Based on a recent report published by Reuters, a student gunman opened fire in an Ohio high school cafeteria on Monday. The armed person killed one student and four other were wounded. A teacher chased the suspect outside of the building to prevent him from shooting other people. Police officers intervened and the gunman was eventually arrested.
Ohio parents have been through terrifying moments when they were informed that an armed student stepped into the local high school cafeteria and opened fire against boys in school. Unfortunately, some of the boys have been injured during the attack and a 16-year-old student named Daniel Parmertor, who was studying computer science at a nearby school, passed away while being cured at the MetroHealth System in Cleveland.
According to the declarations of the Education Secretary Arne Duncan, Daniel Parmertor was waiting for a bus in the school cafeteria when the gunman opened fire and the “unspeakable tragedy” took place. People who knew him stated that Danny was a very good kid who had all his life ahead of him. The family did not wish to speak with the press; they only asked reporters to respect their need for privacy.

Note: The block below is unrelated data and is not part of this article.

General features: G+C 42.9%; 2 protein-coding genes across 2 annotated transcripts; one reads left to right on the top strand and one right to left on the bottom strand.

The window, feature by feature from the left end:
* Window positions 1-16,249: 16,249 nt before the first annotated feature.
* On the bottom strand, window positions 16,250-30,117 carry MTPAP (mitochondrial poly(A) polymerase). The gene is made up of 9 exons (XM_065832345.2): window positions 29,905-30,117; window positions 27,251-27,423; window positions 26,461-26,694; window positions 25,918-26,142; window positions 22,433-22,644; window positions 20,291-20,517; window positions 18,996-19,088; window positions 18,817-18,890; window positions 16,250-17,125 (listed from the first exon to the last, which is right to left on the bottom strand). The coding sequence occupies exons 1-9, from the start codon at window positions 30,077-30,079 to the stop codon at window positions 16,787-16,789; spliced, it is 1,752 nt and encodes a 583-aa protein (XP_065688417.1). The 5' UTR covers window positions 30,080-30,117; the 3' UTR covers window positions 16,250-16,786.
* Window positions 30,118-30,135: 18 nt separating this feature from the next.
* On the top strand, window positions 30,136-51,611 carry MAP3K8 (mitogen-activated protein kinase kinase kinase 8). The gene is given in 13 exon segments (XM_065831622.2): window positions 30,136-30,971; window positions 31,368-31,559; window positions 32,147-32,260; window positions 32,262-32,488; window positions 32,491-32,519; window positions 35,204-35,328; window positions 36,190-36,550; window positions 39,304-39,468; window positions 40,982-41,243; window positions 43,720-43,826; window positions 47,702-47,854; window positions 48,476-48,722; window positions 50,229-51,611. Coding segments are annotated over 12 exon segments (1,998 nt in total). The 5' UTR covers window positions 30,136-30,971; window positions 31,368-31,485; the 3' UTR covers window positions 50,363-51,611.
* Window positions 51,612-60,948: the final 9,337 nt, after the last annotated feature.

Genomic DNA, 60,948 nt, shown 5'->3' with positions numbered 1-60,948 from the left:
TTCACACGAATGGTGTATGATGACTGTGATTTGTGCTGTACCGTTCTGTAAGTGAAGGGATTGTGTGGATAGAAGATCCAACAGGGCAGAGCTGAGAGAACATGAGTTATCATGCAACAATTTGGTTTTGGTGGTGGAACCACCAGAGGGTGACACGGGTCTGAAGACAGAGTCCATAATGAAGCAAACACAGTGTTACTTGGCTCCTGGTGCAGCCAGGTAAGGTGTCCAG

Chardon Police Chief Tim McKenna also declared that two of the four victims were brought in critical condition at the MetroHealth System in Cleveland. Their condition remains unknown for the moment because the medical staff did not wish to provide information about their health state. The other two wounded students, a 17-year-old boy and an 18-year-old girl are kept under medical observance at the Hillcrest Hospital in suburban Cleveland.
The report of the police officers shows that the subject was caught half an hour after the shooting took place. Local people helped police officers find the main suspect and arrest him. They told investigators that the boy was called T.J. Lane and his house was later on surrounded by both police and FBI.
The Brady Center to Prevent Gun Violence released a report showing that the Ohio shooting is the worst in U.S. high school in 11 months. Ohio hasn’t dealt with a similar situation since 2007.